The Google Sooner, aka the HTC EXCA 300, runs on an OMAP850 with 64MB RAM, and comes in two colors: black, and white. It has a 320x240 LCD screen (non touch) and a 1.3 megapixel camera sensor on the back, which supports video recording. Its curvy profile is surprisingly light and has a certain quality to it. It has a full QWERTY keyboard, a four-way d-pad, four system buttons (menu, back, home, and favourites) and call/end call buttons. Inside is a 2G radio, which is capable of EDGE speeds, but no WiFi or 3G. It has a mini-SD slot (not micro-SD), and a mini-USB port.
It was an OS designed to search Google from the very start.
He wraps up his post by saying:
It’s quite clear that Android was being designed to a completely different target before the iPhone was released.What we see here would have fitted in perfectly with the world of Symbian and BlackBerry. This early build of Android is in fact even less capable and mature than the 2004 release of Symbian Series 90 (Hildon), the OS that runs on the Nokia 7700 and 7710 - Nokia’s first, and only, pre-iPhone touchscreen smartphones. It’s not hard to see that iPhone really changed the thinking across the entire industry, and caused everybody to start from scratch. Android, webOS, Windows Phone 7, Windows 8, BlackBerry 10 - all of these exist because of the iPhone, and standing on its shoulders they have made some amazing and unique contributions to the ecosystem.
As I mentioned in my Úll talk last week, the moment we saw the iPhone for the first time it was so clear that everything beyond this point would be completely different - it wasn’t just about smartphones, it was about the future of computing. We live in a world that would have seemed distantly futuristic only 5 years ago, thanks to all these OSes. It’s amazing how far we’ve come in such a short time, and I can’t wait to see what comes next.
Google was following a red-ocean strategy before Apple wowed the world with the iPhone by following a blue-ocean strategy. Love it or hate it but the fact of the matter is the iPhone was a rising tide that lifted all boats.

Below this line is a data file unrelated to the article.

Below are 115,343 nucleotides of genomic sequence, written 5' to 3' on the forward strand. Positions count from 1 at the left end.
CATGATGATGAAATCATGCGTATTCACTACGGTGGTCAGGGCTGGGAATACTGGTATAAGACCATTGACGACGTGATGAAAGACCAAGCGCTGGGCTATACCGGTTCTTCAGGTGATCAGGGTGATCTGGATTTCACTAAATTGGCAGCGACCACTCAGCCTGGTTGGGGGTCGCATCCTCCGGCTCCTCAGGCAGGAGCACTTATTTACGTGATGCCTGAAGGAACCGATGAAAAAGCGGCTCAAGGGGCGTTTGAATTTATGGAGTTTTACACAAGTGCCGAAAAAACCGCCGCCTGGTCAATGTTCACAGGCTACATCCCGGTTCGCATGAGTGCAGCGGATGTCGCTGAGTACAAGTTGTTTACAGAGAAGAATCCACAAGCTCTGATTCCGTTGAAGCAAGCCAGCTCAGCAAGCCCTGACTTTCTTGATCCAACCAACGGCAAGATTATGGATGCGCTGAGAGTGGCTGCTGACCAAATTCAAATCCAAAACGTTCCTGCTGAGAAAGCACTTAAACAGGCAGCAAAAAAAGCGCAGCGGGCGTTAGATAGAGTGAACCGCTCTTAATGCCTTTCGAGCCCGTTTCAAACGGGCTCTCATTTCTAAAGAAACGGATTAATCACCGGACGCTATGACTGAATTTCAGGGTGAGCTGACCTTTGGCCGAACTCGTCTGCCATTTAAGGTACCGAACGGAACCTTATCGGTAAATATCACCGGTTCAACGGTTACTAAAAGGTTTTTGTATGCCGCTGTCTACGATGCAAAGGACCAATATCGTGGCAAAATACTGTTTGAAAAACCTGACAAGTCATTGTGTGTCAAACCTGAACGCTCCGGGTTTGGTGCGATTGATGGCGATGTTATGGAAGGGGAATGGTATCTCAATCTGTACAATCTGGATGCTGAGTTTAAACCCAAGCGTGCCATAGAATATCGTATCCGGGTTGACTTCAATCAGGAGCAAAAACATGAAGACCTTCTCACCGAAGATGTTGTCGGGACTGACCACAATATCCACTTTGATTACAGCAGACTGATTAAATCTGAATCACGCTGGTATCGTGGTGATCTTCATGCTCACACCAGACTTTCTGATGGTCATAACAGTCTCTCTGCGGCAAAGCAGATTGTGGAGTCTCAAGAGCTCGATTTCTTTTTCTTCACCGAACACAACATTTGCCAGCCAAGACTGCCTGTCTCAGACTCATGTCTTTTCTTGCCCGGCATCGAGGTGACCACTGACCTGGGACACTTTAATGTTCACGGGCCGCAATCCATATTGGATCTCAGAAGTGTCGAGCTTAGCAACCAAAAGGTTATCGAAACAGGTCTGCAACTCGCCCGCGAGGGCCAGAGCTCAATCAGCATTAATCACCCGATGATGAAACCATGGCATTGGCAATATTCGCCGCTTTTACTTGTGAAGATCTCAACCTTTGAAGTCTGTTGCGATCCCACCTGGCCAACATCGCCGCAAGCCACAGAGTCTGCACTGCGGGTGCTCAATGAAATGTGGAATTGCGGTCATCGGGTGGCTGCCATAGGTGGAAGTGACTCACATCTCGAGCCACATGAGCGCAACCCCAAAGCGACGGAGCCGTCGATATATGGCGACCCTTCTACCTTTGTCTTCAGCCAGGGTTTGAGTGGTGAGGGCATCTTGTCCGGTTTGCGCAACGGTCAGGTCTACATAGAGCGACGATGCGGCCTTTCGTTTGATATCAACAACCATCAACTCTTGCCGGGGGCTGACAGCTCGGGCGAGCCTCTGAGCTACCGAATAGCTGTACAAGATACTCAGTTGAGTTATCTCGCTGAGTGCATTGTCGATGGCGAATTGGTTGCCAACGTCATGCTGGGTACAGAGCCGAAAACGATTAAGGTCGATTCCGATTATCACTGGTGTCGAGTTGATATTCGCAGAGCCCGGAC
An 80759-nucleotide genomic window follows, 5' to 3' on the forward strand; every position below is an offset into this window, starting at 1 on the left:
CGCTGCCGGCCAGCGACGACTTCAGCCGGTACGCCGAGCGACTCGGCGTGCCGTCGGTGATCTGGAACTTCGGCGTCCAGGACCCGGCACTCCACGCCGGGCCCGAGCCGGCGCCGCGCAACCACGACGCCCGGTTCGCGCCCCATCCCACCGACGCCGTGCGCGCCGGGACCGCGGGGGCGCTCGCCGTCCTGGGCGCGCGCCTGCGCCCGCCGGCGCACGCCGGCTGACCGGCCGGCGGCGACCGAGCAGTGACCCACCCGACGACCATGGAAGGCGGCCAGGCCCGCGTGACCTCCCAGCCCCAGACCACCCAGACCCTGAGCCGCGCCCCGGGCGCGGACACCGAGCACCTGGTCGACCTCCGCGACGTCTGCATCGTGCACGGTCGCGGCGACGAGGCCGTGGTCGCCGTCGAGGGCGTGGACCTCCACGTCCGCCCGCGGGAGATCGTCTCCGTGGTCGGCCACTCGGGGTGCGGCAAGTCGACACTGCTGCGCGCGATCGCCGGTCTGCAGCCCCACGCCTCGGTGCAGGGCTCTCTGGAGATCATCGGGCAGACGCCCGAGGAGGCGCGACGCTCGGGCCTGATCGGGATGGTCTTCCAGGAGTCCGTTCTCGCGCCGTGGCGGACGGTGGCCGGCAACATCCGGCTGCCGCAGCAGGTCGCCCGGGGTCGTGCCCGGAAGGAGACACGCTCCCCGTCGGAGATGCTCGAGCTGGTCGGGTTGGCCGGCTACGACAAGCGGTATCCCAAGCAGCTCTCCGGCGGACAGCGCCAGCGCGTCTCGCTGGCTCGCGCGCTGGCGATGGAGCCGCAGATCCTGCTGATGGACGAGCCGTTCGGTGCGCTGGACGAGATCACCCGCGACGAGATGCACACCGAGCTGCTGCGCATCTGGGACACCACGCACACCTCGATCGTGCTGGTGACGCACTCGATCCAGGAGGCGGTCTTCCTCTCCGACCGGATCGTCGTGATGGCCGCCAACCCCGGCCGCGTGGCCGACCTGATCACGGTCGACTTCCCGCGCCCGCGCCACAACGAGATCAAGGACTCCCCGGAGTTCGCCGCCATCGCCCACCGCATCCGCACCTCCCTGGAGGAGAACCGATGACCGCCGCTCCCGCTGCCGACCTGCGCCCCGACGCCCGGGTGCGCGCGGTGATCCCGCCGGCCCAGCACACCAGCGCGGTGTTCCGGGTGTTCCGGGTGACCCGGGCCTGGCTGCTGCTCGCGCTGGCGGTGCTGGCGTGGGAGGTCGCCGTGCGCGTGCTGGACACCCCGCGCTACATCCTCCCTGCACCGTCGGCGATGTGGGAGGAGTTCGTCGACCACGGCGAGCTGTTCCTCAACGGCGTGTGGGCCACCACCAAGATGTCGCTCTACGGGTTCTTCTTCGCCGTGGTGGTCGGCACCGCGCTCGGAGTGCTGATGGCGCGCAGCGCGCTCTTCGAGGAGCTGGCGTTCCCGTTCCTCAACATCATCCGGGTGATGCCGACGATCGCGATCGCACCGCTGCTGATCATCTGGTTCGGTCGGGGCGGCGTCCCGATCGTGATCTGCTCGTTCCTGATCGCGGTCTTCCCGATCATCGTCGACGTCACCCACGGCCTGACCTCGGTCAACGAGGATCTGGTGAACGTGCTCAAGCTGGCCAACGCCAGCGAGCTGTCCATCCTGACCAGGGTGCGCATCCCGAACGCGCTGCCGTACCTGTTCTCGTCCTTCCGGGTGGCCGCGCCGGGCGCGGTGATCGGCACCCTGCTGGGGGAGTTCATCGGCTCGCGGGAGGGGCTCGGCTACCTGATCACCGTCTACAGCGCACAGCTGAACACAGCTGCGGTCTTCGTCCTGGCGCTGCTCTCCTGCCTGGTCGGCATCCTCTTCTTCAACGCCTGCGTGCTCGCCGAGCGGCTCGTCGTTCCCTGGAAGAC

Android generated less than $550m in revenues for Google between 2008 and the end of 2011, if figures provided by the search giant as part of a settlement offer with Oracle ahead of an expected patent and copyright infringement trial are an accurate guide.
The figures also suggest that Apple devices such as the iPhone, which use products such as its Maps as well as Google Search in its Safari browser, generated more than four times as much revenue for Google as its own handsets in the same period.
Android is Winning.
On January 9, 2007 Steve Jobs Introduced the iPhone to the world at Macword 2007 ( iPhone went on Sale in the United States on June 29, 2007). Apple redefined the way the smart-phones should work on that historic day. The keynote was Steve Jobs’ greatest presentation and he had that self-satisfied smirk of a man who knew that the product he was introducing to the world was way ahead of the competition. Great men help create great products that that outlives them and Steve Jobs created not one but many during his life-time.
Macworld 2007 Keynote (iPhone Introduction):
P.S. Apple and Google were partners at the time and this keynote bought back some painful reminders of how Trojan Horse Eric Schmidt (Then an Apple Board Member) and Google backstabbed Apple by introducing Android in 2008. Early Android Prototypes looked like Blackberry phones but Google later decided to shamelessly copy the core concepts of iPhone because it was way ahead of what RIM was doing at the time. I’ll never forgive Google for betraying Apple.
Five Year of iPhone - Apple Insider
What Googles Android Looked Like Before And After The Launch Of The iPhone